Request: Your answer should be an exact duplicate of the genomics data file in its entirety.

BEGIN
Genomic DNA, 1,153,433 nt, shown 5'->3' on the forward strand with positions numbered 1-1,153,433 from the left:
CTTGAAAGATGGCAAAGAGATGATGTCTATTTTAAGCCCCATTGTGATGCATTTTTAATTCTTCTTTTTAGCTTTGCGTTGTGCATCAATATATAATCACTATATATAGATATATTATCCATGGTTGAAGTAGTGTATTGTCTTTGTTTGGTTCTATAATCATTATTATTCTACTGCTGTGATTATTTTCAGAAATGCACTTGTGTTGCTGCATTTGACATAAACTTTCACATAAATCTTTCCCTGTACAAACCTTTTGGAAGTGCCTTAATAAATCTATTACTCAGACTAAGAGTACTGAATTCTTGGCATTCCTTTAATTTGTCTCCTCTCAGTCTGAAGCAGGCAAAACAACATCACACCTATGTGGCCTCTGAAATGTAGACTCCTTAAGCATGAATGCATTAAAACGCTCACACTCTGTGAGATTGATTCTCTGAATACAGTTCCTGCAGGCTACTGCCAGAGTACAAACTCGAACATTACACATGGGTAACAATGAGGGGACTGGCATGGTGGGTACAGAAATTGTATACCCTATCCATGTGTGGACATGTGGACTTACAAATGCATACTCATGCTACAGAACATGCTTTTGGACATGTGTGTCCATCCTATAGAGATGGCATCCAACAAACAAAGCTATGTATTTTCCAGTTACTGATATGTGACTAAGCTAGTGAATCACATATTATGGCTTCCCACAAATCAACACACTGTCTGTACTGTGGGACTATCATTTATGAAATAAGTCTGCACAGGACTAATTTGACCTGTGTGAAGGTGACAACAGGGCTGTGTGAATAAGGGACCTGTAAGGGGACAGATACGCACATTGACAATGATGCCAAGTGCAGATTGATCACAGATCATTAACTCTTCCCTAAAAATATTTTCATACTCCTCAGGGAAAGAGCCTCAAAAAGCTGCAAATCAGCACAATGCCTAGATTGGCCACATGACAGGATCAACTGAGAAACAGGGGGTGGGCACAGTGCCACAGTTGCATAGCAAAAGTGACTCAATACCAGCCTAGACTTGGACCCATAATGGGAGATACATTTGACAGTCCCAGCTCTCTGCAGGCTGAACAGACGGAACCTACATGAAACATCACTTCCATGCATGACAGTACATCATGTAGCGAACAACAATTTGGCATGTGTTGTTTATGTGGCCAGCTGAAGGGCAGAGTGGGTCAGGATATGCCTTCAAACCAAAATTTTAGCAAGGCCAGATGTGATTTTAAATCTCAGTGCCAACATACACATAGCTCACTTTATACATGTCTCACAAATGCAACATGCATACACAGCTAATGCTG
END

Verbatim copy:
Genomic DNA, 1,153,433 nt, shown 5'->3' on the forward strand with positions numbered 1-1,153,433 from the left:
CTTGAAAGATGGCAAAGAGATGATGTCTATTTTAAGCCCCATTGTGATGCATTTTTAATTCTTCTTTTTAGCTTTGCGTTGTGCATCAATATATAATCACTATATATAGATATATTATCCATGGTTGAAGTAGTGTATTGTCTTTGTTTGGTTCTATAATCATTATTATTCTACTGCTGTGATTATTTTCAGAAATGCACTTGTGTTGCTGCATTTGACATAAACTTTCACATAAATCTTTCCCTGTACAAACCTTTTGGAAGTGCCTTAATAAATCTATTACTCAGACTAAGAGTACTGAATTCTTGGCATTCCTTTAATTTGTCTCCTCTCAGTCTGAAGCAGGCAAAACAACATCACACCTATGTGGCCTCTGAAATGTAGACTCCTTAAGCATGAATGCATTAAAACGCTCACACTCTGTGAGATTGATTCTCTGAATACAGTTCCTGCAGGCTACTGCCAGAGTACAAACTCGAACATTACACATGGGTAACAATGAGGGGACTGGCATGGTGGGTACAGAAATTGTATACCCTATCCATGTGTGGACATGTGGACTTACAAATGCATACTCATGCTACAGAACATGCTTTTGGACATGTGTGTCCATCCTATAGAGATGGCATCCAACAAACAAAGCTATGTATTTTCCAGTTACTGATATGTGACTAAGCTAGTGAATCACATATTATGGCTTCCCACAAATCAACACACTGTCTGTACTGTGGGACTATCATTTATGAAATAAGTCTGCACAGGACTAATTTGACCTGTGTGAAGGTGACAACAGGGCTGTGTGAATAAGGGACCTGTAAGGGGACAGATACGCACATTGACAATGATGCCAAGTGCAGATTGATCACAGATCATTAACTCTTCCCTAAAAATATTTTCATACTCCTCAGGGAAAGAGCCTCAAAAAGCTGCAAATCAGCACAATGCCTAGATTGGCCACATGACAGGATCAACTGAGAAACAGGGGGTGGGCACAGTGCCACAGTTGCATAGCAAAAGTGACTCAATACCAGCCTAGACTTGGACCCATAATGGGAGATACATTTGACAGTCCCAGCTCTCTGCAGGCTGAACAGACGGAACCTACATGAAACATCACTTCCATGCATGACAGTACATCATGTAGCGAACAACAATTTGGCATGTGTTGTTTATGTGGCCAGCTGAAGGGCAGAGTGGGTCAGGATATGCCTTCAAACCAAAATTTTAGCAAGGCCAGATGTGATTTTAAATCTCAGTGCCAACATACACATAGCTCACTTTATACATGTCTCACAAATGCAACATGCATACACAGCTAATGCTG